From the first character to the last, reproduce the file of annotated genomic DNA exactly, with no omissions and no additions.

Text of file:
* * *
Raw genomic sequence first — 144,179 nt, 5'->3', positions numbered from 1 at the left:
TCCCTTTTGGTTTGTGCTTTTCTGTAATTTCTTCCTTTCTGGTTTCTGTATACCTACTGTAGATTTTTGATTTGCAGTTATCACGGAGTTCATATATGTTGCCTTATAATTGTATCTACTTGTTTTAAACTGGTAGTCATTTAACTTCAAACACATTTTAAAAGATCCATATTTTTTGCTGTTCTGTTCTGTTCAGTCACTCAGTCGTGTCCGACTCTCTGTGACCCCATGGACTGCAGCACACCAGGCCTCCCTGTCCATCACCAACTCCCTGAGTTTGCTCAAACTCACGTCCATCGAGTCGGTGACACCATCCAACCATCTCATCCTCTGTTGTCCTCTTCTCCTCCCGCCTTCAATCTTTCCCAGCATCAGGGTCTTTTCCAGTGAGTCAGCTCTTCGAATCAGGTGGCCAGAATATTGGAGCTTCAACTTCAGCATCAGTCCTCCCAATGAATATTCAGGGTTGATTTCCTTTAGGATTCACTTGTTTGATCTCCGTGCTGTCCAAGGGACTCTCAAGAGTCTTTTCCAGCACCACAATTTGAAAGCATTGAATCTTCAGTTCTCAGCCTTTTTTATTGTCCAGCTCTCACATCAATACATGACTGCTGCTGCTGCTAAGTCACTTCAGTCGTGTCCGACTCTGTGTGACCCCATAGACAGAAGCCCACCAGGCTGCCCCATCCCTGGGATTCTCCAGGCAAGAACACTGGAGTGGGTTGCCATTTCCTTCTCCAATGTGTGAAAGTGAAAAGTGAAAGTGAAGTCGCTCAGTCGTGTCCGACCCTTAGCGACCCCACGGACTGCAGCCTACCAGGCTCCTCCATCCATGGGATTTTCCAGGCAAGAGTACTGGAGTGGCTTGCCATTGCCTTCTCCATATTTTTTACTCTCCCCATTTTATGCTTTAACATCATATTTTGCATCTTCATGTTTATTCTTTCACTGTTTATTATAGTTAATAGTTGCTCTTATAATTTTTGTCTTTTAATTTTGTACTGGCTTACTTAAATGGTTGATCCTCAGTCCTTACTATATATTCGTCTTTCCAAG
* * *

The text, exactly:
Raw genomic sequence first — 144,179 nt, 5'->3', positions numbered from 1 at the left:
TCCCTTTTGGTTTGTGCTTTTCTGTAATTTCTTCCTTTCTGGTTTCTGTATACCTACTGTAGATTTTTGATTTGCAGTTATCACGGAGTTCATATATGTTGCCTTATAATTGTATCTACTTGTTTTAAACTGGTAGTCATTTAACTTCAAACACATTTTAAAAGATCCATATTTTTTGCTGTTCTGTTCTGTTCAGTCACTCAGTCGTGTCCGACTCTCTGTGACCCCATGGACTGCAGCACACCAGGCCTCCCTGTCCATCACCAACTCCCTGAGTTTGCTCAAACTCACGTCCATCGAGTCGGTGACACCATCCAACCATCTCATCCTCTGTTGTCCTCTTCTCCTCCCGCCTTCAATCTTTCCCAGCATCAGGGTCTTTTCCAGTGAGTCAGCTCTTCGAATCAGGTGGCCAGAATATTGGAGCTTCAACTTCAGCATCAGTCCTCCCAATGAATATTCAGGGTTGATTTCCTTTAGGATTCACTTGTTTGATCTCCGTGCTGTCCAAGGGACTCTCAAGAGTCTTTTCCAGCACCACAATTTGAAAGCATTGAATCTTCAGTTCTCAGCCTTTTTTATTGTCCAGCTCTCACATCAATACATGACTGCTGCTGCTGCTAAGTCACTTCAGTCGTGTCCGACTCTGTGTGACCCCATAGACAGAAGCCCACCAGGCTGCCCCATCCCTGGGATTCTCCAGGCAAGAACACTGGAGTGGGTTGCCATTTCCTTCTCCAATGTGTGAAAGTGAAAAGTGAAAGTGAAGTCGCTCAGTCGTGTCCGACCCTTAGCGACCCCACGGACTGCAGCCTACCAGGCTCCTCCATCCATGGGATTTTCCAGGCAAGAGTACTGGAGTGGCTTGCCATTGCCTTCTCCATATTTTTTACTCTCCCCATTTTATGCTTTAACATCATATTTTGCATCTTCATGTTTATTCTTTCACTGTTTATTATAGTTAATAGTTGCTCTTATAATTTTTGTCTTTTAATTTTGTACTGGCTTACTTAAATGGTTGATCCTCAGTCCTTACTATATATTCGTCTTTCCAAG